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March 28, 2003     Heritage Florida Jewish News
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March 28, 2003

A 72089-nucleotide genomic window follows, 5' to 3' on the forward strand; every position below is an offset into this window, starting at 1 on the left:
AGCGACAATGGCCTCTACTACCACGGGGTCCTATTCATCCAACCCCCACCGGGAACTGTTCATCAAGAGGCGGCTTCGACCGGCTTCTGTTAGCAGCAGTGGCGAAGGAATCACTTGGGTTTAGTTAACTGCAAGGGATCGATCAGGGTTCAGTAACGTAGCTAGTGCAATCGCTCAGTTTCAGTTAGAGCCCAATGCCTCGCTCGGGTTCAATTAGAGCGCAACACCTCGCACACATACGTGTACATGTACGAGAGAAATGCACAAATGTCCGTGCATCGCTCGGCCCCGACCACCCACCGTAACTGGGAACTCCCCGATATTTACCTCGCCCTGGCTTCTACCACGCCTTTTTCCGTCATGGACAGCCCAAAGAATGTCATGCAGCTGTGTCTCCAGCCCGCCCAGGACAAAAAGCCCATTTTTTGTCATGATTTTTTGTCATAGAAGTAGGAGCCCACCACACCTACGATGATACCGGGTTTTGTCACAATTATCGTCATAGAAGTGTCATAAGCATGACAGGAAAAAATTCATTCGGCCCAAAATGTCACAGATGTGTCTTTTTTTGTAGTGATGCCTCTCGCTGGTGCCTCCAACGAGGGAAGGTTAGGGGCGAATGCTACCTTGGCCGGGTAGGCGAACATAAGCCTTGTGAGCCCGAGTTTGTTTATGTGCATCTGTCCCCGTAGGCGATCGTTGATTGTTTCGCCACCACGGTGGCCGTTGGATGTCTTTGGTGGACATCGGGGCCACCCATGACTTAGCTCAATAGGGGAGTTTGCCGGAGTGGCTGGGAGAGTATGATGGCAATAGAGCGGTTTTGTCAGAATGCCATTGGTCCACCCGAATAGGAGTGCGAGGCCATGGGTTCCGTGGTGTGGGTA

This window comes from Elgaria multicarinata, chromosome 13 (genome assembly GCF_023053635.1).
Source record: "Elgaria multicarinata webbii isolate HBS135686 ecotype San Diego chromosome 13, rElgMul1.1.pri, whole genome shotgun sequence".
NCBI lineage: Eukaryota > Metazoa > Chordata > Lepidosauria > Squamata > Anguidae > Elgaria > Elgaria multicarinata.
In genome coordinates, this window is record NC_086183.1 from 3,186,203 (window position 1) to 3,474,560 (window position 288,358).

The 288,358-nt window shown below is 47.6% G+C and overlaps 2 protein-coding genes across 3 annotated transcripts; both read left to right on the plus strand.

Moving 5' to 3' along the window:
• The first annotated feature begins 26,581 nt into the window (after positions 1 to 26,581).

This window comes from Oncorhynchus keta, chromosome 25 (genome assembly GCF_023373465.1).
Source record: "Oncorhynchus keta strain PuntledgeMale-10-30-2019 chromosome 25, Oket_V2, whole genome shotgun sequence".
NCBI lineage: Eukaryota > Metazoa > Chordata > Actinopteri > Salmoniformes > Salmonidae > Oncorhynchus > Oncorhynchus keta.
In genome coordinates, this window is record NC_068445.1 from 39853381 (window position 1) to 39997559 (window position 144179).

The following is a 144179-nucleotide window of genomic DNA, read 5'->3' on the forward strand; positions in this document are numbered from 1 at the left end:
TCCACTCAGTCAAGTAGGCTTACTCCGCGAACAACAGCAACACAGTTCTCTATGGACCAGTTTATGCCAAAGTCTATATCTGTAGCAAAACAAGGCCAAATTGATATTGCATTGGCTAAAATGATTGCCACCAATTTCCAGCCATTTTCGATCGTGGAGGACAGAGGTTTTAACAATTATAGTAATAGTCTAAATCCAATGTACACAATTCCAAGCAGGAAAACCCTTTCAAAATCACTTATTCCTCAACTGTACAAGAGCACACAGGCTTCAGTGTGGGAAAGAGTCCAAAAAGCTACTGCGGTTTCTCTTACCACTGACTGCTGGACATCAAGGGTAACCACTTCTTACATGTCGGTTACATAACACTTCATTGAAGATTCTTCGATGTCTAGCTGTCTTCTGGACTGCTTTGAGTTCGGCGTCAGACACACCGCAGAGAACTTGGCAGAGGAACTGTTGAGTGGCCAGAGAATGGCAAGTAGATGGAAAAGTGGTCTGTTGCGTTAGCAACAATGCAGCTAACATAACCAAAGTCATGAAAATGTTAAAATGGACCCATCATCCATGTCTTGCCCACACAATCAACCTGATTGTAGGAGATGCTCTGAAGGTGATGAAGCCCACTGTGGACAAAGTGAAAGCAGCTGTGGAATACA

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PAGE 36 HERITAGE FLORIDA JEWISH NEWS, MARCH 28, : -91r By Matthew Gutman TEL AVIV (JTA)--In addi- tion to the profit, being in the world's technological vanguard can also yield dan- ger. According to senior Israeli military officers, the threat to Israel ratcheted up a few levels last week when Iraq's foreign minister, Nadji Sabri, declared that "Israel is taking part in this aggres- sion against Iraq. It's send- ing missiles. We found a missile, an Israeli missile, in Baghdad." Sabri offered no proof to back up the alle- gation, but media have broadcast pictures of mis- sile fragments printed with the words "Made in Jerusa- lem." The development raised anxiety levels in the Israel Defense Force that had been lowered since U.S. forces seized airfields in western Iraq in the early days of the war, minimizing the chance that Iraq would be able to fire missiles into Is- rael. "Israel is now fully in the center of this war picture," one military source told JTA. For all Saddam Hussein's posturing, the Israeli intel- ligence community views him as a man of his word and a rational actor. When Saddam vowed to attack Israel before the 1991 Persian Gulf War, intelli- gence officials believed him - and he followed through. When he seemed to omit Israel from bellicose speeches this winter, Israel reacted by predicting a"very, By Gil Sedan JERUSALEM (JTA)-- Hardly a day passed since the outbreak of the new Gulf War before the Palestinians had their first war hero. Ahmad Baz, 33, a bus driver from the West Bank city of Jenin, reportedly was hit March 20 by an Ameri- can missile just as he was about to cross the border with his bus from Iraq into Jordan. Mourners who gathered at the family's mourning tent noted how symbolic it was that a Palestinian should be one of the first casualties of the war: Of all Arab peoples, the Palestinians are prob- ably the closest supporters of Iraqi leader Saddam Hussein. Thousands have poured into the streets just as in the 1991 Persian Gulf War, chanting the familiar slo- gans "Darling Saddam, send your rockets to Tel Aviv." Saddam has been among the most generous underwriters of the intifada, dispersing payments of $10,000 to $25,000 to the families of those killed fighting Israel. Special premiums are paid to the families of suicide bombers. In addition, Palestinians value his willingness to stand up to the United States, which is seen here as the patron of Israel. The war finds the Pales- tinians at a delicate cross- roads, and they are rather confused. The man in the street hates the United very low probability of an Iraqi attack." With American missiles wrecking buildings in Baghdad with the fre- quency and regularity of a metronome, it is likely that Iraq will dig out many more Israeli parts from the debris. Israel is, after all, the world's third largest exporter of arms, earning $3.5 billion a year in arms sales, according to Jane's Defense Weekly. What's more, Israeli tech- nology is spread through- out the American army. Is- raeli high-tech material pur- chased by America ranges from Popeye air-to-surface missiles to Hunter and Pio- neer unmanned drones, to computer systems on Brad- ley mechanized vehicles. Israeli defense officials cringed when Joel Johnson, a spokesman for the Aero- space Industries Associa- tion, a Washington-based in- dustry lobby, proclaimed last week that "we'll be shooting down some" French-built "Mirage s, I think, if the Ira- qis ever come up. We may shoot them with an Israeli missile, from a U.S. war- plane." Officials at Israel Military Industries and Is- rael Aircraft Industries are proud that the United States chooses Israeli components, but wary of explicit mention of their use in Iraq. "All we know is that the Hunter and Pioneer" un- manned aerial vehicles "were co-developed with and now utilized by the Ameri- can Army," one cautious IAI official said on condition of anonymity. States for its support of Is- rael, but the recent appoint- ment of Mahmoud Abbas as the new Palestinian Author- ity premier, following heavy pressure on P.A. President Yasser Arafat from the coun- tries that drafted the "road map" toward Israeli-Pales- tinian peace, shows the Pal- estinians' dependence on American goodwill. Indeed, British Prime Minister Tony Blair pushed President Bush in mid- March to commit to imple- mentation of the road map, while French President Jacques Chirac proposed a French initiative for a post- war conference on the Middle East to discuss implementation of the road map. Even though they know the road map's path to an independent state is long and bumpy, the Palestinians realize it is the only formula now on the table for an inde- pendent state. Many Palestinians hope the American attempt to re- construct after Iraq the war ends up as a nasty, failed entanglement. That might weaken U.S. standing in the world, while strengthening those players -- the United Nations, Europe and Russia -- that opposed the war and are seen as more sympa- thetic to Palestinian inter- ests in the road map. On the other hand, as the Israeli daily Ha'aretz notes, a suc- cessful war could result in the weakening of the United Nations and Europe. Last Friday, Jerusalem po- Israel is trying to keep a low profile in the current conflict, according to re- serve Col. Shimon Byorski, former chief of the Iraq de- partment at military intelli- gence. Tying Israel to the U.S. campaign on Iraq "gives Iraq options in case Saddam wishes to change his strat- egy in the future and attack Israel," Byorski said. In that case, Saddam might try to describe such aggression as retribution for "Israeli mis- siles fired at Iraq." Accord- ing to Byorski, Saddam's only strategy is survival. While it might not serve his purposes to attack Israel now - it would show that he still has Scud missiles and could cost him international sup- port - using the myth of "Is- raeli aggression" might serve Saddam once the coalition's noose is closing around his neck. Still, Byorski said, "Right now, Saddam has no inten- tion of spoiling the anti-war rallies in the U.S. and Eu- rope by showing the world that he possesses the very weapons he claims he doesn't" have. No missiles have been fired from Israel at Iraq. But one would be hard-pressed to separate the Israeli weap- ons development industry from America's tools of war. Even one of the venerable symbols of American hege- mony, the B-52 bomber, uses Israeli-engineered Popeye air-to-surface missiles against ground targets. Developed by Rafael, a lice had to disperse by force a demonstration of Palestin- ians coming out of weekly prayers on the Temple Mount. The protestors chanted slogans against Israel, the United States and Arab coun- tries which were accused of standing idle in the face of an attack against another Arab nation. Protestors burned Israeli and American flags and raised Iraqi flags instead, as well as Saddam posters -- along with posters of yet another Arab hero, Osama bin Laden. The demonstrations car- ried a clear message: The war in Iraq and the ongoing confrontation between Is- rael and the Palestinians are part and parcel of the same Western offensive against the Arabs. That line was stressed by Abdul Aziz Rantisi, the Hamas spokesman in the Gaza Strip. Some members of Humus and Arafat's Fatah move- ment have called for suicide bombers to attack American targets. But Rantisi said Humus would not attack American citizens "because we limit our fight to the Palestinian arena and the struggle against the Zionist enemy." But Humus declared Mon- day to be a day of fasting in support of Saddam Hussein. In contrast, the Palestin- ian Authority has main- tained a low profile since war broke out. Palestinian po- licemen did not try to dis- A decoy missile like this ITALD (Improved TacticalAir Launched Decoy), Military Industries, may have been found in Baghdad after an American airstrike. company affiliated with Israel's Defense Ministry, the Popeye is among dozens of products designed or de- veloped jointly by U.S. and Israeli labs. It's even possible that the Israeli-designed Hunte~ drones are currently being used against tanks firing on American troops in Iraq. Ac- cording to sources, U.S. Ma- rines are using the Pioneer, which is of a similar design genealogy to the Hunter, to scout Iraqi defenses. Both are closely related to the Predator drone that U.S. troops used to kill six Al- Qaida operatives last Novem- ber in Yemen. Rafael also is the de- signer of the Litening Tar- geting Pods used to fire precision weapons from the Marines' AV-8B Harrier jet, as well as F-15s and F-16s flown by the Air Force Re- serves and Army National Guard, Lova Drori, Rafael's director of international marketing, told The Asso- ciated Press. Israeli technology contin- ues to focus on its strengths: automation and miniatur- ization. IAI is cooperating in the development of a credit-card sized drone de- signed to transmit real-time battlefield images. The lightweight drone is to be fitted with sensi lightweight cameras will transmit the ima highly mobile computers. The drone was one erai space-age and designs unveiled Februaq ebration. The of the miniature comes as the demand unmanned a is skyrocketing. It's unfortunate Israel's technology is 1 used as the West," Byorski said.' as we have seen useful to use the Israel against the West." am rupt the pro-Saddam dem- onstrations, as they did the pro-bin Laden demonstra- tions after the Sept. 11 ter- ror attacks. But Palestinian officials refrained from mak- ing strong anti-American statements. By contrast, the AI-Aksa Martyrs Brigade called for attacks on U.S British and Israeli targets around the world because of the war in Iraq. The group, which is affili- ated with Palestinian Au- thority President Yasser Arafat's Fatah Party, said the three countries are attempt- ing to take control of Arab and Muslim resources through "terror and massa- cres." P.A. officials said the statement does not reflect official Fatah policy. They realize that if they hope to gain anything from the war it will be thanks to American and European ef- forts to appease the Arab world by pushing toward an Israeli-Palestinian settle- ment. Bush's road map speech on the eve of war elicited positive reactions from influentials in Egypt, Saudi Arabia, the Arab League and even the Central Commit- tee of the PLO. But Palestinian leaders -- even within the Palestinian Authority -- arc at odds among themselves regard- ing the plan, which was drafted by the diplomatic "Quartet" of the United States, European Union, United Nations and Russia. The PLO's Central Corn- mittee issued a statement ex- pressing gratitude to Bush for "his special vision re- garding the solution which would lead to the establish- ment of an independent and democratic Palestinian state." But the statement added that the road map should not be opened to sentiment. Hassan Kashef, dil general of the P.A.'s mation Ministry, the Palestinian Hayat al-Jadida that did not deserve "The Arabs will not Bush's upcoming amendments -- as Bush- againstIraqj hinted and as the Israelis would like --- but should be implemented immediately as is. That, at least, was the view of Palestinian figures such as Ararat adviser Nabil Abu- Rudeineh; Saeb Erekat, the P.A.'s minister for munici- pal affairs; and Ahmed Karia, chairman of the Palestinian legislative council. Desperate for a way to climb down from the tree of the intifada without surren- dering or losing face, the Palestinian leadership is backing the road map be- cause of its call for an end to the negotiations by 2005 with the establishment of a Palestinian state. The Palestinian position is that it is necessary to set a precise timeline for imple- mentation of the plan as is, and not to be drawn into endless procrastination due to changes and corrections as demanded by the Israeli government. However, other senior P.A. officials such as Nabil Sha'ath, minister of plan- ning and international co- operation, expressed disap- pointment with Bush's speech, describing it as a hollow attempt to address promised to road map," Kashef "The facts are that the "will only serve Israe deed, Israelis gener gard Saddarn a positive deveio could contribute to )ilit) The difference in Jerusalem. part of the capital, were walking the carrying their gas cheering the reP progress of coalition in Iraq and credibility of reports Saddam was hurt. Just a few streetS Arab residents of Jerusalem were der ing in favor of weren't carrying were expressing that even if he wouldn't touch city of Jerusalem d, Arab residents di food, medicine, and water, unlike lis, however, they for fear of a missile attack, but fear that Israel war to take securitY J that impose ful on them.